Whats so good about their mouthpieces?
Whats so good about their mouthpieces?
They play well, the quality control is high and the price is among the most reasonable out there. And customer service is exceptional.
In addition, they have models for just about every style, or player proficiency. From the Model 22 (student model), Model 88 (concert band), Finesse (classical), to the Custom (big band / combo / theatre), XL, Quantum, Bionix R&B/Jazz/Rock ), and more. Something for everyone.
Facings are consistently straight.
And they just play well.
(Did you know they also manufacture mouthpieces for many other "manufactuers"?)
Model 22 Alto - Charlie Parker
Custom Alto- Art Pepper
Custom Atlo (earlier version, now called the SR) - Johnny Bothwell
SR Tenor - Chu Berry
Custom Bari - Harry Carney (Ellington), Charlie Fowlkes (Basie, Lionel Hampton), Manny Thaler (Tex Beneke)
Custom Soprano - Grover Washington, Jr, Ernie Watts
dear paul - do you know what particular facing that Chu Berry used on his runyon mp?
I'm curious . . . how much have they changed through the years? How does the Model 22 that Charlie Parker played compare to a Model 22 of today?
What other manufacturers do they make mpcs for???
Will they be making Charlie A's BBQ mpc???
Gotta say I love my Quantum metal!
No, I don't know which facing Chu Berry used, only the model. Chu, and three of the other saxophonists in the Cab Calloway Orch were all students at the famous Runyon Studio in Chicago.
Art Pepper played a Runyon Custom 6, .074" tip opening.
Parker played a .069" tip opening on his 22, with Rico Symmetricutt #3 reeds. That reed is what is now the "orange box Rico". The current 22's are available in Black, and now amber, red, blue. Parker's 22 was of the ivory colored tinted plastic they used back in the 40's and 50's.
Santy told me the only difference is the side rails are slightily wider on the current model, to enable young students to put the reed on with some misalignment, and still play with ease... what he called his "squeek proof facing". This change did not hurt playability of the mouthpiece.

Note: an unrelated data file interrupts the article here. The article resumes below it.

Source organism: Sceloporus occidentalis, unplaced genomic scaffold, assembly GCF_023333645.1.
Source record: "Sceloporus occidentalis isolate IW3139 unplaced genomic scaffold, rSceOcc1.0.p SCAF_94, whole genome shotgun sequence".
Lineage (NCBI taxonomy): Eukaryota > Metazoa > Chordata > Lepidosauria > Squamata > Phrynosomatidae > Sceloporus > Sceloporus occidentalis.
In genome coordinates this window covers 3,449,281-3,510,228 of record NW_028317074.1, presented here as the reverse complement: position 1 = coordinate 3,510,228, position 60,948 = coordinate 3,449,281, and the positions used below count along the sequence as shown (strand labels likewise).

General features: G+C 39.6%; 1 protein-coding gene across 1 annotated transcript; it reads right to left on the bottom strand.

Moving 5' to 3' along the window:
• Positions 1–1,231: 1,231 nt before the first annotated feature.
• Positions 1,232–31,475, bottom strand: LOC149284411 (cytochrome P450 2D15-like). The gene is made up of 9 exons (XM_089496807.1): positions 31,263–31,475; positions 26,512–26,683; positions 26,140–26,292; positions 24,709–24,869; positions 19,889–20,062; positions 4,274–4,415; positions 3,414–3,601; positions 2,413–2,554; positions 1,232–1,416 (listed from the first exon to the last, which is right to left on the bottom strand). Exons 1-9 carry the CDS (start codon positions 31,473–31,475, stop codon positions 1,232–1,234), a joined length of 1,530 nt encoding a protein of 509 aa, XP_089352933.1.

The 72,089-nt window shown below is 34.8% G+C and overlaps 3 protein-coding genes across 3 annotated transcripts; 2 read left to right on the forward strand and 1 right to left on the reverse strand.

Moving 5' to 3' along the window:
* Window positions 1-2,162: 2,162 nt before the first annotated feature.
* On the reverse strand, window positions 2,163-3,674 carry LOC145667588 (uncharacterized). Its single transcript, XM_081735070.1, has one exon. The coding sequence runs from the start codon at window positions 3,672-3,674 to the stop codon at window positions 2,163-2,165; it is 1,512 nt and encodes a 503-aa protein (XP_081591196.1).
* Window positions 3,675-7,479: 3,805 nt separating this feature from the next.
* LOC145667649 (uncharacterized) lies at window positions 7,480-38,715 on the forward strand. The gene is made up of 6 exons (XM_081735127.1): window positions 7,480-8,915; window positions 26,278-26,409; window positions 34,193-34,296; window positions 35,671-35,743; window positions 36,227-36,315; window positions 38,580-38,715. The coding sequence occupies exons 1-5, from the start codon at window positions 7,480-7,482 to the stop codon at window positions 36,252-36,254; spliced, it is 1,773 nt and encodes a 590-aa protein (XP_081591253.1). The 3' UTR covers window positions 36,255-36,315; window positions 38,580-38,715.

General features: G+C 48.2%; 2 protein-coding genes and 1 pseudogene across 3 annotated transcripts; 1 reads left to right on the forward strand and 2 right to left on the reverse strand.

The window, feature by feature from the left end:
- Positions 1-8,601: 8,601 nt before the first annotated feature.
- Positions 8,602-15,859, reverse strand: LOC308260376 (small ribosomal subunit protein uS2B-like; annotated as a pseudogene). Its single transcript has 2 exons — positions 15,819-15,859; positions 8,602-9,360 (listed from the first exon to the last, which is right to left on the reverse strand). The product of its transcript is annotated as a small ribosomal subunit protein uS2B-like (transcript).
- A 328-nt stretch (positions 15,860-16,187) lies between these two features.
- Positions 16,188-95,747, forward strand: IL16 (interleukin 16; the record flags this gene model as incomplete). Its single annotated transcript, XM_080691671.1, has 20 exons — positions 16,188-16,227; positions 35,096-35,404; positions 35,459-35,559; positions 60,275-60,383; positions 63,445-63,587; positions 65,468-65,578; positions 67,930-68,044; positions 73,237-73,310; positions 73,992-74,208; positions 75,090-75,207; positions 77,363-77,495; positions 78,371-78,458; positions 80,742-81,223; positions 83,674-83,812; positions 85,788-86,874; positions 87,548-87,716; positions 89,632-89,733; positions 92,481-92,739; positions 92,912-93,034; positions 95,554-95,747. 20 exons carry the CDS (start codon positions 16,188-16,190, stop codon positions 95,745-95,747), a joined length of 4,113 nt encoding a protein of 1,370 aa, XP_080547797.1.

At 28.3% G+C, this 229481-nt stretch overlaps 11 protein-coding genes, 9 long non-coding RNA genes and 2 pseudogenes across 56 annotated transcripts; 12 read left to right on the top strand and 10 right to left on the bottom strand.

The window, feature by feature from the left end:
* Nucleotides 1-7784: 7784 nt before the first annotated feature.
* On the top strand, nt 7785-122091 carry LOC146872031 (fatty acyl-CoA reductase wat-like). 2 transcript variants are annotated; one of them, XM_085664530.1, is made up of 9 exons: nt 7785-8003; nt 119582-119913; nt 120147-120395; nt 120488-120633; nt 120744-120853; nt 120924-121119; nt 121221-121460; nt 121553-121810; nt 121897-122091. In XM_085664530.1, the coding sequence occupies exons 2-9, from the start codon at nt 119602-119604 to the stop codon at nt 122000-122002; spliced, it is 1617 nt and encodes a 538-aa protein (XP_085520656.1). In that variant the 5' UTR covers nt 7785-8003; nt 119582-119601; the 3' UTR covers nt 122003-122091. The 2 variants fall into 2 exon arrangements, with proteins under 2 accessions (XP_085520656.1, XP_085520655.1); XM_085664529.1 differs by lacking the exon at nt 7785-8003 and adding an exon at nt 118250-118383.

One of my private students had his Finesse (concert/classical model) mouthpiece stolen from his case at a band festival. He came over in a panic, he had a concert coming up. I was digging though my big box of tryout mouthpieces, looking for an LT or something for him, and he picked up the 22. "What about this?" he asked. "That's a beginning student model," I replied. He put it on and tried it, sounded great. "Wrap it up, I'll take it." And he played it the rest of the year. And sounded good, too.
I thought the only ivory colored pieces Bird played were the Brilhart Tonalin Streamlines. Are there any pics of him with this Runyon? Sorry to be a skeptic but I've never heard this before.
(Just here to learn!)
If you look at pictures of Bird with his white mouthpiece you will see there is no black insert on the beak, which was a feature of the Tonalin. He may have played a Tonalin a few times, but the white mouthhpiece he is pictured with in most of his publicity photos is an ivory colored Runyon 22.
Here are some pix with the Runyon 22:
And I saw the picture on this page (one of Bird's publicity photos), second from the top left, in Santy Runyon's studio autographed: